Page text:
I'm going over an assignment for my general relativity course. My solution to the question below strikes me as too short, considering that it appeared in the "longer questions" section of the assignment.


A Killing vector $V^\mu$ is one that satisfies the equation $\nabla_{\mu} V_{\nu}+\nabla_{\nu} V_{\mu}=0$. The commutator of two vectors $U^\mu$ and $V^\mu$ is defined as $[U,V]^\mu=U^\nu \nabla_\nu V^\mu-U^\nu \nabla_\nu U^\mu$. Show that the commutator of two Killing vectors is itself a Killing vector.

My solution could be (and is likely to be) incorrect, but I'm just using the definitions that I've seen so far.

My solution: To get from $[U,V]^\mu$ to $[U,V]_\mu$ we have to use the metric i.e. $[U,V]_\nu=g_{\nu \lambda}[U,V]^\lambda$. Now I just plugged this in to the Killing equation to get (for the first term)

$\nabla_{\mu}[U,V]_\nu=\nabla_{\mu}g_{\nu \lambda}[U,V]^\lambda$.

Using that the metric is covariantly constant, we have $\nabla_{\mu}g_{\nu \lambda}=0$, hence the whole term is equal to zero. The same thing happens with the second term, so that the whole expression is zero. I can't see that I made a mistake, but it seems way too short a solution. When I looked at the solutions provided in the course, they are about a page long, and begin

$$\nabla_{\mu}[U,V]_\nu + \nabla_\nu[U,V]_\mu=\nabla_\mu (U^\tau \nabla_\tau V_\nu-V^\tau \nabla_\tau U_\nu ) + \nabla_\nu (U^\tau \nabla_\tau V_\mu-V^\tau \nabla_\tau U_\mu )=\dots$$

i.e. they do things explicitly. Actually, having written this out, I can see that what I've done can't be correct otherwise every vector would be a killing vector just by writing $V_\mu$ as $V_\mu=g_{\mu \nu}V^\nu$. However I don't know what I've done wrong, so any help would be very much appreciated!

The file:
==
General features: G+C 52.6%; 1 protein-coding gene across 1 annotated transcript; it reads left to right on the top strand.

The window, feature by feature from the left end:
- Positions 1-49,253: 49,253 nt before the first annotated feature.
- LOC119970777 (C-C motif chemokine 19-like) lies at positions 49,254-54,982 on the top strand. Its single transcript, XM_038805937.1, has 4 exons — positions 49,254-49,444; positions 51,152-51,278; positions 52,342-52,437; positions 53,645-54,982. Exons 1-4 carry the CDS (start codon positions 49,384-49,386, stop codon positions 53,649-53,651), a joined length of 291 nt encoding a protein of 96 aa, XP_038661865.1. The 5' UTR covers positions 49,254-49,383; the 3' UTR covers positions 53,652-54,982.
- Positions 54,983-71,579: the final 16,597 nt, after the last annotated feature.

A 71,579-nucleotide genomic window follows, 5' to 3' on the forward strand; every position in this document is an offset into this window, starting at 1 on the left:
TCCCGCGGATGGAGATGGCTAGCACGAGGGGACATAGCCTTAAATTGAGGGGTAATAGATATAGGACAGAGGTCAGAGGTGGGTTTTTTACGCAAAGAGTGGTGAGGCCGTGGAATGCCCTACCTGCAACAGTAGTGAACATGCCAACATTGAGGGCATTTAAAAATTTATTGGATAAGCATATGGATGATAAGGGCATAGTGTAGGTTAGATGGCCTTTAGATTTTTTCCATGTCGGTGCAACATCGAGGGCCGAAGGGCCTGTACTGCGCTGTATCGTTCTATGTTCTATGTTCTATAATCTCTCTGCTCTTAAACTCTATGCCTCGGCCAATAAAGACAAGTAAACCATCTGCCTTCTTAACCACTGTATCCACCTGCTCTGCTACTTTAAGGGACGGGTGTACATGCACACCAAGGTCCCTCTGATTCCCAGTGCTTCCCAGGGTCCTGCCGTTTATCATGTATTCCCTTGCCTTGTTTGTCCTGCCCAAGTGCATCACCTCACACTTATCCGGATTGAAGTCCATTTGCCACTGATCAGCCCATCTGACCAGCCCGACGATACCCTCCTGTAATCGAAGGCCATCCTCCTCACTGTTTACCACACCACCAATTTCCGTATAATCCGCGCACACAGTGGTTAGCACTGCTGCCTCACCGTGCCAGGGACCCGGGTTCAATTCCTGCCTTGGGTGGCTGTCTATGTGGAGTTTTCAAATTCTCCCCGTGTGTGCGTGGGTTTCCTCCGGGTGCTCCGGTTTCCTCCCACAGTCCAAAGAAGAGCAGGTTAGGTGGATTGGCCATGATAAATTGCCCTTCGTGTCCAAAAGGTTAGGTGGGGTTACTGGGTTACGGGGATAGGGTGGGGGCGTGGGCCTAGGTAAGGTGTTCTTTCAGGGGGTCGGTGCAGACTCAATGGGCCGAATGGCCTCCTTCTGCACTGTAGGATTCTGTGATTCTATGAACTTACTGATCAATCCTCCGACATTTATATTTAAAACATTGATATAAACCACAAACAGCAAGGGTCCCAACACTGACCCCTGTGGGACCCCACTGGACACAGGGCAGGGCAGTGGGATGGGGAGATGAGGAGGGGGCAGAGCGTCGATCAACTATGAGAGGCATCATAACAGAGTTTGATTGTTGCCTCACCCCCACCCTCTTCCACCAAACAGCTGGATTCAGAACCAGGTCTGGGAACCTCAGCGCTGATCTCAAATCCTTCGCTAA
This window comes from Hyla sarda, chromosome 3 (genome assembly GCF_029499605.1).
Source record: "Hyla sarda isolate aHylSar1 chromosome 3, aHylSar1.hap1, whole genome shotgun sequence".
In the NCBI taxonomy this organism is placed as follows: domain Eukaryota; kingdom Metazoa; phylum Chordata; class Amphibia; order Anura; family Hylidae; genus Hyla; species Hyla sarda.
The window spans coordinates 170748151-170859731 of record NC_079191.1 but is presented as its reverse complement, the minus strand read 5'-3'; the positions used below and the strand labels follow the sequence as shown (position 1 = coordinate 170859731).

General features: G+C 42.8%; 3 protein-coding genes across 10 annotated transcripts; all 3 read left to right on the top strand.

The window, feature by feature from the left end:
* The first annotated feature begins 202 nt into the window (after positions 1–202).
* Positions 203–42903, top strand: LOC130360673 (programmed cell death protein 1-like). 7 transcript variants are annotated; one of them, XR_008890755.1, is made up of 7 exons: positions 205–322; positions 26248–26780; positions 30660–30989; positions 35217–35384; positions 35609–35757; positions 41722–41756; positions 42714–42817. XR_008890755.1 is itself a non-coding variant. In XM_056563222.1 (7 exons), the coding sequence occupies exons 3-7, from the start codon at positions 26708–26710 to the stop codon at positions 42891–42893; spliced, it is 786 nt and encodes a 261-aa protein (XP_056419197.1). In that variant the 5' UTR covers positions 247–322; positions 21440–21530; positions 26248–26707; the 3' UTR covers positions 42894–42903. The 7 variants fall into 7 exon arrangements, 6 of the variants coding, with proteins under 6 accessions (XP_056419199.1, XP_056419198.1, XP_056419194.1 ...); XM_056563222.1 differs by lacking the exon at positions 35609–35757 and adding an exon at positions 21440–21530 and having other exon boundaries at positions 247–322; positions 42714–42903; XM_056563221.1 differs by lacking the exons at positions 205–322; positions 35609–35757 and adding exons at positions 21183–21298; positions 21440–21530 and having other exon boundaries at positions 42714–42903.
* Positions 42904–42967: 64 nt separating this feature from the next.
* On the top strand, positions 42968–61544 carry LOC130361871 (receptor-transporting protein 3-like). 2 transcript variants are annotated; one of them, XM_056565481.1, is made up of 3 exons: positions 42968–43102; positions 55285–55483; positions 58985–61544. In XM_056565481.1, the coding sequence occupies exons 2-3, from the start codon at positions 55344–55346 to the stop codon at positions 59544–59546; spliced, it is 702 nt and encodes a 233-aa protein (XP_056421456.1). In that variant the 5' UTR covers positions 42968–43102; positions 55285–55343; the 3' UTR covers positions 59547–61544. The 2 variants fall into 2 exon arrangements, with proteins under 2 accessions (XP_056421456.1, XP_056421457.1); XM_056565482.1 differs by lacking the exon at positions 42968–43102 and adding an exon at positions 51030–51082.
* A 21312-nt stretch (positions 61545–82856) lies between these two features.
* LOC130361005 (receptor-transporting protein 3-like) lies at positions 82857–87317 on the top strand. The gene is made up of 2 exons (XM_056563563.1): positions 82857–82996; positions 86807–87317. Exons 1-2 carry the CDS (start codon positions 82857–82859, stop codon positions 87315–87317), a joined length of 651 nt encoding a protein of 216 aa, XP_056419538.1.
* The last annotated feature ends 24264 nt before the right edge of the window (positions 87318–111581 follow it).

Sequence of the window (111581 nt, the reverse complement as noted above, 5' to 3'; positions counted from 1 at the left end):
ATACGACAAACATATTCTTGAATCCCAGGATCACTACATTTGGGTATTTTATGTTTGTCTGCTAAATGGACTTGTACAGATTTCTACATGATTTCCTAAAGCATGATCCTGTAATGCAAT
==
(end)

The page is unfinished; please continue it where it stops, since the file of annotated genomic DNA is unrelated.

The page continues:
$$\nabla_{\mu}\left[U,V\right]_{\nu} = \nabla_{\mu}\left(g_{\nu\lambda}\left[U,V\right]^{\lambda}\right)$$

You have two terms inside the parentheses, and you have to apply the derivative to both of them. Myself, I'd just remember that:

$$\left[U,V\right]^{a} = U^{b}\nabla_{b}V^{a} - V^{b}\nabla_{b}U^{a}$$,

so, we have:

$$\begin{align} \left[U,V\right]_{a} &= g_{ab} \left[U,V\right]^{b}\\ &=g_{ab}\left( U^{c}\nabla_{c}V^{b} - V^{c}\nabla_{c}U^{b}\right)\\ &=U^{c}\nabla_{c}V_{a} - V^{c}\nabla_{c}U_{a} \end{align}$$

  • 1
    $\begingroup$ Oh wow, in getting tangled up in the index notation I completely ignored the product rule, doh! Ok thanks a lot $\endgroup$
    – Lammey
    Jul 29 '14 at 16:26
  • $\begingroup$ Instead of covariant derivatives, shouldn't we have partial derivatives in the expression for the components of the commutator $[U,V]$? Because this expression comes easily from the fact that $\{ \partial_\mu \}$ is a basis for the tangent space $\endgroup$
    – Soap
    Nov 8 '17 at 11:35
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    $\begingroup$ @Soap : it doesn't matter which one you use, the Christoffel symbols cancel. I like using the covariant derivatives in the derivation to avoid taking derivatives of the metric tensor, but the Lie derivative is (torsion-free) connection independent. $\endgroup$ Nov 8 '17 at 16:38

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